Nine BJU graphic design and studio art students recently submitted projects to the Greenville division of the American Advertising Federation. They walked away with impressive awards including four gold awards, four silver awards and Student Best in Show, won by senior graphic design major Melody Jung. Also, Ricky Altizer was the first college freshman in the American Advertising Federation of Greenville to win an ADDY award with his silver in Elements of Advertising for his stationery package.
Gold winners will participate in the district competition later this month.
Criminal justice scholarship
Abigail Petersen, a junior criminal justice major, received a $500 scholarship from the American Society for Industrial Security International, a professional organization for those in both private and corporate security.
ASIS was looking for a recipient with a minimum 3.0 GPA who plans to have a career in law enforcement or private security.
The award was presented to Petersen on Feb. 26 by Pat King, the organization’s regional vice president for North Carolina and South Carolina.
Dr. Mike Wilkie, faculty member in the department of social studies, said BJU has a solid, broad criminal justice program. “Our curriculum is designed to prepare a student to enter any area in the law enforcement field — state, local or federal,” he said.
A graduate of the FBI National Academy and a police officer and chief for 25 years, Wilkie brings hands-on experience to the major. He met with security professionals over Christmas break to ask them what skills they are looking for in college graduates. Writing and verbal communication skills ranked most important. “That is the strength of a liberal arts program — to give you a broad spectrum to be able to communicate and articulate in whatever you are doing,” Wilkie said.
National Association of Teachers of Singing
Twenty-one BJU and BJA students were distinguished at the qualification round of the National Association of Teachers of Singing.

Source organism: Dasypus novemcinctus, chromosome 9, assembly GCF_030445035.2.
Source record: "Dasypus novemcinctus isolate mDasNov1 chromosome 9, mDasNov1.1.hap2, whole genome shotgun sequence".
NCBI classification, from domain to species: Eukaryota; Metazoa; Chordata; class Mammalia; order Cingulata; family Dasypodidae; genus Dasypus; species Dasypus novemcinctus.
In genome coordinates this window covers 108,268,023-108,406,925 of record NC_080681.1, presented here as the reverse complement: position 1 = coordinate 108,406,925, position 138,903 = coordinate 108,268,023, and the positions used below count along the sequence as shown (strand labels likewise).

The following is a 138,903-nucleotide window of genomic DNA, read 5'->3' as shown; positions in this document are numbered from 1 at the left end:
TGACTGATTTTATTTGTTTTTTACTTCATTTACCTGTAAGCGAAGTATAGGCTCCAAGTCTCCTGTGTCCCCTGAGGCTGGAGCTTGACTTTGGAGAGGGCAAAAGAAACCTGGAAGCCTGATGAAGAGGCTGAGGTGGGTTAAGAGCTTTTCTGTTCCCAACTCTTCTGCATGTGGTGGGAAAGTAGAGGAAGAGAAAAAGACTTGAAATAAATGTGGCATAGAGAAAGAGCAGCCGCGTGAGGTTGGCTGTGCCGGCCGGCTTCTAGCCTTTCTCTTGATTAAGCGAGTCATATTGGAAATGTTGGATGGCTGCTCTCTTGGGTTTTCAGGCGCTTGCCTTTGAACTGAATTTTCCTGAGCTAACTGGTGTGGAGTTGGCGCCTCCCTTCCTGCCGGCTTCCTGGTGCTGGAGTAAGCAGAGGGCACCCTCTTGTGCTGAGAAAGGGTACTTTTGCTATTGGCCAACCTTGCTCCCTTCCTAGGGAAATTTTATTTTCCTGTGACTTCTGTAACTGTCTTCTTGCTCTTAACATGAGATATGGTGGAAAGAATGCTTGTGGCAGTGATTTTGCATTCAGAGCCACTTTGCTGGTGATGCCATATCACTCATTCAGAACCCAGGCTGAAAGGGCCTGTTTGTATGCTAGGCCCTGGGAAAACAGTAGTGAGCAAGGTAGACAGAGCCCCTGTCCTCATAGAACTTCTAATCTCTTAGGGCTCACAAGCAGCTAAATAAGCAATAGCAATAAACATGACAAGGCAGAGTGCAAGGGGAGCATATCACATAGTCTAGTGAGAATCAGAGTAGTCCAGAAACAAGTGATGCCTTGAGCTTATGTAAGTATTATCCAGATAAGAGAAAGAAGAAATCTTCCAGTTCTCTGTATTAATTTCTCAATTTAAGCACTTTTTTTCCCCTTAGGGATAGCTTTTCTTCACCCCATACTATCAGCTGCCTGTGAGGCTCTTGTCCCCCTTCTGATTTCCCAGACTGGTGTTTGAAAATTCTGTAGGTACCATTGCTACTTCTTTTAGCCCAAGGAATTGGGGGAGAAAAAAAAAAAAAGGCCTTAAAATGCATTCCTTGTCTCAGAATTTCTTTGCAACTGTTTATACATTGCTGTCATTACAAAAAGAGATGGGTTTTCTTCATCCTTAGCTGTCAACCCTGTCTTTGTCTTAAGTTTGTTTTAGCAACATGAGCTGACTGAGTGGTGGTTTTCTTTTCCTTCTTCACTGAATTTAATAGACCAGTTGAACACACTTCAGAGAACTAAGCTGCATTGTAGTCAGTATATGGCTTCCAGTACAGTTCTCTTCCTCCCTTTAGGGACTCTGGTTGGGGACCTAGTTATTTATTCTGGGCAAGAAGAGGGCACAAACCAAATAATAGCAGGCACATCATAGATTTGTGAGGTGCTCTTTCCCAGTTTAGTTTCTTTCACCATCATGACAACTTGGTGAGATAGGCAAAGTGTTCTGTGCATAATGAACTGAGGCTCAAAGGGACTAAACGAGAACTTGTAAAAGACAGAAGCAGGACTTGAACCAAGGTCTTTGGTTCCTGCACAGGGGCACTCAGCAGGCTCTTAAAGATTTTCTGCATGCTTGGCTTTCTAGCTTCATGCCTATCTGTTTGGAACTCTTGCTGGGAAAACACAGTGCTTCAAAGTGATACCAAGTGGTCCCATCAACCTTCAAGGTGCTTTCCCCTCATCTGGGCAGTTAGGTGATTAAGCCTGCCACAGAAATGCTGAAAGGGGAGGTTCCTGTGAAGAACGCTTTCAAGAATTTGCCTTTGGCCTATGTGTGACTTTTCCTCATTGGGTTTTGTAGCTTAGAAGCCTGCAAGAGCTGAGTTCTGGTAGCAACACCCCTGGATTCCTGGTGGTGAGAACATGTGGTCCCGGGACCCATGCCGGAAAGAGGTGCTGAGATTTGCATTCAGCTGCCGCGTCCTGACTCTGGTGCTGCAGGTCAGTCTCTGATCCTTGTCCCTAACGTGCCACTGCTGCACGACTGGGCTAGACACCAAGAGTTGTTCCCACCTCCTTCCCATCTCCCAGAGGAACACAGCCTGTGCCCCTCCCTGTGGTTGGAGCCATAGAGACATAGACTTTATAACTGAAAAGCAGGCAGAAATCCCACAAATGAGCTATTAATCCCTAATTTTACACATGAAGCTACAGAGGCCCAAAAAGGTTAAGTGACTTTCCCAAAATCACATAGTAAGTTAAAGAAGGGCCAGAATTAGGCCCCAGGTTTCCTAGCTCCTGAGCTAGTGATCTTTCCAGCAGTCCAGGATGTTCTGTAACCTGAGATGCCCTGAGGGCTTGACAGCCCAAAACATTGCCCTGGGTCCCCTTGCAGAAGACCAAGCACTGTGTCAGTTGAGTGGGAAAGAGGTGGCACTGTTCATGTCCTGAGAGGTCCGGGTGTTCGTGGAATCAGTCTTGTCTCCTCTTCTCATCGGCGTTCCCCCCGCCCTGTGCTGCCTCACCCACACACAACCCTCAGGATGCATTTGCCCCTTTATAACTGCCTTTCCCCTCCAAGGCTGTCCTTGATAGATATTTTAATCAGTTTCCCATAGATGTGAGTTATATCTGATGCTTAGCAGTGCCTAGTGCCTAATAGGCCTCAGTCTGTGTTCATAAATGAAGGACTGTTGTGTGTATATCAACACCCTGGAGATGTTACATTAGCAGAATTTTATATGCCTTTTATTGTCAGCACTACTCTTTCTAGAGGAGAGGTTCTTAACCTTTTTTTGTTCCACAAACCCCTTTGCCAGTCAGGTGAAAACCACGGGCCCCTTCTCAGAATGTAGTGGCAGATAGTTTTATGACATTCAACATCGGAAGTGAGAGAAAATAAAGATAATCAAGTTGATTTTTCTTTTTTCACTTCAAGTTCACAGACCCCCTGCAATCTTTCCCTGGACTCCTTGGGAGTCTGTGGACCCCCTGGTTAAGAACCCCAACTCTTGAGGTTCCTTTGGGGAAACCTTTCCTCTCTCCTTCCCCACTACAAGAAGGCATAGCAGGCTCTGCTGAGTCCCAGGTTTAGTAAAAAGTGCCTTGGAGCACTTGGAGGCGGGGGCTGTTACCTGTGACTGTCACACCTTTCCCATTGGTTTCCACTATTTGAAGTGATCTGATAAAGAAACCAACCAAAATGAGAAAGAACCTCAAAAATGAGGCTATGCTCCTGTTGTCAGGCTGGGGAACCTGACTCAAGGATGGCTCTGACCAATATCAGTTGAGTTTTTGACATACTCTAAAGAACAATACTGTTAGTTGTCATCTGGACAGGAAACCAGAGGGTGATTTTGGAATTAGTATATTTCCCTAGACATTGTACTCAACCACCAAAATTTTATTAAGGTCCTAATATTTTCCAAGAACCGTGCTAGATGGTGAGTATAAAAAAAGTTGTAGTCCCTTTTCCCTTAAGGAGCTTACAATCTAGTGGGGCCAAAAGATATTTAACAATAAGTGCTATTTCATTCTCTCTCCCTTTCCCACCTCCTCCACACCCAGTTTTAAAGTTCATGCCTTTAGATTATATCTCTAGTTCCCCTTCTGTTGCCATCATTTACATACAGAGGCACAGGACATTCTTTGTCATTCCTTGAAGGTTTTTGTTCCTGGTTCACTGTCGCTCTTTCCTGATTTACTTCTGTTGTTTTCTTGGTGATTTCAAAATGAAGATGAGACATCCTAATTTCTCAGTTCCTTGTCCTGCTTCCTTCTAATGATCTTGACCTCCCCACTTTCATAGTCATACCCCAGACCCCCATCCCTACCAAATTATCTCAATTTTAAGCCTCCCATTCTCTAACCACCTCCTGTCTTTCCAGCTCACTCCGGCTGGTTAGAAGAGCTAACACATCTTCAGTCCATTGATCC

Voice students from across the state gathered at the University of South Carolina to be judged by panels of voice teachers on Friday, March 15. Students came from Furman University, Clemson University, North Greenville and other colleges.
The students who qualified will participate in regionals on April 6 in Charleston, S.C.
Students were judged on qualities such as technique, difficulty of literature and musicality.
Nathan Dupont, a junior church music major, placed for regionals and won in his category. He prepared four pieces, including the French aria “Vision Fugitive,” Aaron Copland’s “I Bought Me a Cat,” an Italian piece, “Tulosa,” and an English piece, “Linden Lea.” For regionals, he will perform the same literature.
His instructor is Dr. Bill McCauley, faculty member in the department of vocal studies. Dupont said regionals will not be simply about achieving a certain score but about who performs the best.
Elisa Chodan, a sophomore music education major with a voice principal, also placed for regionals and won in her category. Her instructor is Mrs. Pam Dunbar. Chodan performed Mozart’s “Voi che sapete,” Faure’s “Après un reve” and Quilter’s “Song of the Blackbird.”
Category winners participated in an honors recital at the end of the competition.
“The honor’s recital was in a big recital hall in the middle of the building,” Chodan said. “It had a Steinway and gorgeous acoustics. I got more nervous for that than the actual competition because [I was] singing in front of all [my] peers.”
Chodan said she didn’t know what to expect going into the competition but that singing for the judges was actually really fun.
But there was also some suspense involved. “The judges came down and wrote on a wall the names of the students who made it into regionals [as we watched],” Chodan said. “It felt like you were in a movie.”
Chodan said she liked getting to meet people from other schools and see the good job they are doing as well.
“Even when I went to NATS, I wasn’t really going to win,” Chodan said. “I was just trying to enjoy it. That’s kind of what I’m going for at regionals. For me, the purpose of these experiences is to develop as a person.”